[recipe title=”Vegan Chocolate & Raspberry Loaf Cake” servings=”10″ time=”15mins prep, 50mins cooking” difficulty=”easy”]
Self raising flour – 1 and 1/2 cup (192g)
Cocoa powder – 3 tbsp
Sea salt – 1/2 tsp
Vegetable oil – 6 tbsp
Raspberry syrup – 2 tsp
Lemon juice – 1 tbsp
Cold Water – 1 cup (235ml)
Granulated sugar – 3/4 cup (150g)
- Pre-heat your oven to 170oC and line or grease a standard loaf tin
- Sift the flour and cocoa powder together in to a bowl and sprinkle through the salt, stirring to distribute.
- Pour the oil, syrup, lemon juice and water in to a large bowl and gently whisk to combine. Slowly add the sugar and stir through.
- Spoon your dry mixture in to the wet, gently whisking as you go until everything is combined in to a smooth, velvety runny batter that resembles your favourite ganache.
- Pour the mixture in to your loaf tin and bake at for 45-50 minutes – until an inserted skewer comes out clean.
- Slice to serve. If you want to be really popular, do what I did and take a loaf in to work. That one disappeared very quickly.
Enjoy, and if you give this one a try, let me know in the comments below. Also, if you think of any other syrups I can swap in for the raspberry I’m interested to experiment.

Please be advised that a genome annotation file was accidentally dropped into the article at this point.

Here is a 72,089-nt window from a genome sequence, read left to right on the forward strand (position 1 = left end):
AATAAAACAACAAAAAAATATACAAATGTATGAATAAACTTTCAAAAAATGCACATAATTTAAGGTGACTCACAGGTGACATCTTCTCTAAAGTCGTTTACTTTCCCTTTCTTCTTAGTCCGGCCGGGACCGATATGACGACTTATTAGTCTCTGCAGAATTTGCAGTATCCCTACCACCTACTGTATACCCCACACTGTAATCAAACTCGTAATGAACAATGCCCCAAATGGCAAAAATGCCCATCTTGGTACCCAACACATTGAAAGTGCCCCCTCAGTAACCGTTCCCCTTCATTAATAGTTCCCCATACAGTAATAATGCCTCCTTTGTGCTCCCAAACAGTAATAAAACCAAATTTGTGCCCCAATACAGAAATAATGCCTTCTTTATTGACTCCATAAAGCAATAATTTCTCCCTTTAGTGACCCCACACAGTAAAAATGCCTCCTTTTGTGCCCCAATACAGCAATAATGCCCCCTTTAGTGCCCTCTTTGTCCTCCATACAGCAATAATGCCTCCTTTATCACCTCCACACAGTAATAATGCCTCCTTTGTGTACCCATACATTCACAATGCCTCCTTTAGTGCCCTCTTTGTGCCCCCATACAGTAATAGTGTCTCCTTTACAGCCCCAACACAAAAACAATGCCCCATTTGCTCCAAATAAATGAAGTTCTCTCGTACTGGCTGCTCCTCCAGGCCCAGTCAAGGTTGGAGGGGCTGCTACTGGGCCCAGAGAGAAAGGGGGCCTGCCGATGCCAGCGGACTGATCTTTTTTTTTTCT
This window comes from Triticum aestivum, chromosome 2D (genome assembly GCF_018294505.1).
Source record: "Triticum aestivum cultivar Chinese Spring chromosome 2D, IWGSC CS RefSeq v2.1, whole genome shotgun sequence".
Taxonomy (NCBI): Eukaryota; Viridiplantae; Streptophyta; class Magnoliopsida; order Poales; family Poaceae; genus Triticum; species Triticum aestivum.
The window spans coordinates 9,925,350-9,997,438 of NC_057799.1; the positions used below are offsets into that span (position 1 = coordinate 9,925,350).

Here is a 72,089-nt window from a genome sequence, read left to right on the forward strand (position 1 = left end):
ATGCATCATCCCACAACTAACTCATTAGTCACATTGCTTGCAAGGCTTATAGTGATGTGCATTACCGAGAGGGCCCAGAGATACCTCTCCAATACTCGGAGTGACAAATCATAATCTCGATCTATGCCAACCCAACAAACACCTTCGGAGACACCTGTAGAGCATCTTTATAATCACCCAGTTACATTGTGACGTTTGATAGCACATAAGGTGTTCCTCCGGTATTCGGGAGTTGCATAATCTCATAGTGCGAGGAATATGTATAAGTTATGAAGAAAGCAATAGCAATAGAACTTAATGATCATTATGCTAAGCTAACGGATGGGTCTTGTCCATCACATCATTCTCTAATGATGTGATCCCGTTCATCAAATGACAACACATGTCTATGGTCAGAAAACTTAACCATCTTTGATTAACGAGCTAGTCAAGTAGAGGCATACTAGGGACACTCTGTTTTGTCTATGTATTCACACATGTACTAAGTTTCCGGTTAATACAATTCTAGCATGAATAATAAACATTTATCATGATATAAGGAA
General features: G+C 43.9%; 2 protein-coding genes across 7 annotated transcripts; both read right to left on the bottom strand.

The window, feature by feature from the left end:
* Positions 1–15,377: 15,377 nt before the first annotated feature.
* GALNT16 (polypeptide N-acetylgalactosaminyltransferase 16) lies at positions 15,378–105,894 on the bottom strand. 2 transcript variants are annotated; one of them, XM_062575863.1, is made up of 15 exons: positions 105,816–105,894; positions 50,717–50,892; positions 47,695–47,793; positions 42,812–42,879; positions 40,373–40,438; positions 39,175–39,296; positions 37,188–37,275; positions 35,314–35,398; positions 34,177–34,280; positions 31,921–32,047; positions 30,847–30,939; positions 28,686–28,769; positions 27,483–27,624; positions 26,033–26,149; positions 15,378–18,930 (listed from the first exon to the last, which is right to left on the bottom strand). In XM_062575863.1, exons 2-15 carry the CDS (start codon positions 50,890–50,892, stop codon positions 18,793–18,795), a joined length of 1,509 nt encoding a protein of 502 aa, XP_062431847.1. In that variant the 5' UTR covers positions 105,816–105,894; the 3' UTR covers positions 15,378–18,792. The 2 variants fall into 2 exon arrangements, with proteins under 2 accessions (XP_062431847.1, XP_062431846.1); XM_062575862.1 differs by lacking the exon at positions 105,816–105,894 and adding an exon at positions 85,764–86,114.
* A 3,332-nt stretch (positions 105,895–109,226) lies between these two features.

Sometimes I just feel the need for a nice, crumbly and moist slice of coconut cake. Don’t you? Perfect with a nice cup of tea and so satisfying. Like most loafs this is a ‘low and slow’ type deal, so I tend to stick one of these in the oven on a Sunday morning and leave it to do its thing while I get some bits done (or nap on the sofa, whatever*).
This keeps well in an airtight tin for 5 days or so, making it ideal to cut and come again throughout the week. I’ve gotten in to a habit of doing a couple of batches of baking on a Sunday to see me through the week, like a proper old fashioned housewife or something. I find the baking relaxing and it takes the edge off of Sundays, preparing some nice things for the coming days at work at least.
(*probably best not to fall asleep while you have the oven on btw. Be safe!)